Let's go over the different arguments for get and put. The zones that you can use are:


Readable and writable; bit-addressable


Readable only; bit-addressable


Readable only; register-addressable


Readable and writable; register-addressable

Addresses must be between 0 and 65536. However, they can be defined in any of the following ways:

- Using a fixed number
- Using two numbers separated by a hyphen to define a range
- Using a list of comma-separated numbers or ranges
- Using an asterisk. The given method responds to all addresses

The next argument, the quantity of data that the class method may receive or return, is defined using the same rules as addresses.

Finally, you can either use the name of a class method, or a code reference to define the functionality exposed by the unit.

These are more examples:

 #                Zone              addr     qty       method
 #           ------------------- ---------  ------ --------------------
 $unit->get('holding_registers',     '1-5',     5,  sub { [ 6 x 5 ] });
 $unit->get('input_registers',   '6-8, 10',     4,  sub { [ 3 x 4 ] });
 $unit->put('holding_registers',        33,     1,  sub { return 19 });
 $unit->put('discrete_coils',            1,   '*',  'save_any';


Once a request for a given method is received, the server will execute it with the following arguments:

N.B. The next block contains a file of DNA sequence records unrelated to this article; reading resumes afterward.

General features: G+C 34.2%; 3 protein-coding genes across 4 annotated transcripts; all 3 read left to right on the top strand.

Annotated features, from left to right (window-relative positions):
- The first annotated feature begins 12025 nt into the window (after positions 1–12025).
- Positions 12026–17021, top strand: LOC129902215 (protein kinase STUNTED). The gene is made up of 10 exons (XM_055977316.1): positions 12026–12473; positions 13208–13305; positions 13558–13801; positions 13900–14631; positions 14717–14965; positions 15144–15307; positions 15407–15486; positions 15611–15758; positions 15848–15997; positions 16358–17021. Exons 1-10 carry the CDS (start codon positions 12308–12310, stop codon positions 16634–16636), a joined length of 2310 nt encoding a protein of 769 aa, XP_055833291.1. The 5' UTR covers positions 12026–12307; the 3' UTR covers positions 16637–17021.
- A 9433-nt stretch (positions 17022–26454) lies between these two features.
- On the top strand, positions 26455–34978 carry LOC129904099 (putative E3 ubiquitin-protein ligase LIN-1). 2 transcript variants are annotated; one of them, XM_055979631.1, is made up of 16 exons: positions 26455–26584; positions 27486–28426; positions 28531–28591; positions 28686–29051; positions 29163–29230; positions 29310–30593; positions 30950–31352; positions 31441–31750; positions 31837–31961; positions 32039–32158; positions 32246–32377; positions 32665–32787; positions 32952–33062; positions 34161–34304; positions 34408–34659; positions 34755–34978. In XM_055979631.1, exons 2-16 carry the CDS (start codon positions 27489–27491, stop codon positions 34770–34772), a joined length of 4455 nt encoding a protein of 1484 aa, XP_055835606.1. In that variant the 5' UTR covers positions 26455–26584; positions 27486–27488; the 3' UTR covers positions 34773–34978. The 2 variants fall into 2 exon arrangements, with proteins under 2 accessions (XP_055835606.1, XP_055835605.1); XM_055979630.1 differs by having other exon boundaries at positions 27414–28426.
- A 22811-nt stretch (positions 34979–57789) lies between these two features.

A reference to the unit object


A reference to the server object


The received request object


The requested address number


The quantity of data requested

In addition to this, write requests include the values sent by the client in an array reference. For example:

 sub write_data {
     my ($unit, $server, $req, $addr, $qty, $val) = @_;
 sub read_single {
     my ($unit, $server, $req, $addr, $qty) = @_;
     return $value;
 sub read_data {
     my ($unit, $server, $req, $addr, $qty) = @_;
     return @values;

Note that routines which handle reading requests must return the exact number of requested registers or bits. Values are returned as arrays, not as array references. Register values must be numbers between 0 and 65536; bits are simply true and false values.


Aside from your unit class, you must instantiate a server. Server construction methods depend on the communication channel that you will be using. Device::Modbus::RTU::Server communicates via the serial port; Device::Modbus::TCP::Server uses TCP/IP sockets. Please read the documentation in those modules to construct your server.

Once your unit class is defined, it must be instantiated and added to a server. Then, the server must be started. From the synopsis:

 my $unit = My::Unit->new(id => 3);

In this example, the unit object is added to the server as unit number three. You can add any number of units to a server.

And that is all it takes.


This module is part of the Device::Modbus distribution. Server constructors are documented in Device::Modbus::RTU::Server and Device::Modbus::TCP::Server.

I have written some examples in my blog, http://7mavida.com/tag/Device::Modbus.


Julio Fraire, <julio.fraire@gmail.com>


Copyright (C) 2015 by Julio Fraire This library is free software; you can redistribute it and/or modify it under the same terms as Perl itself, either Perl version 5.14.2 or, at your option, any later version of Perl 5 you may have available.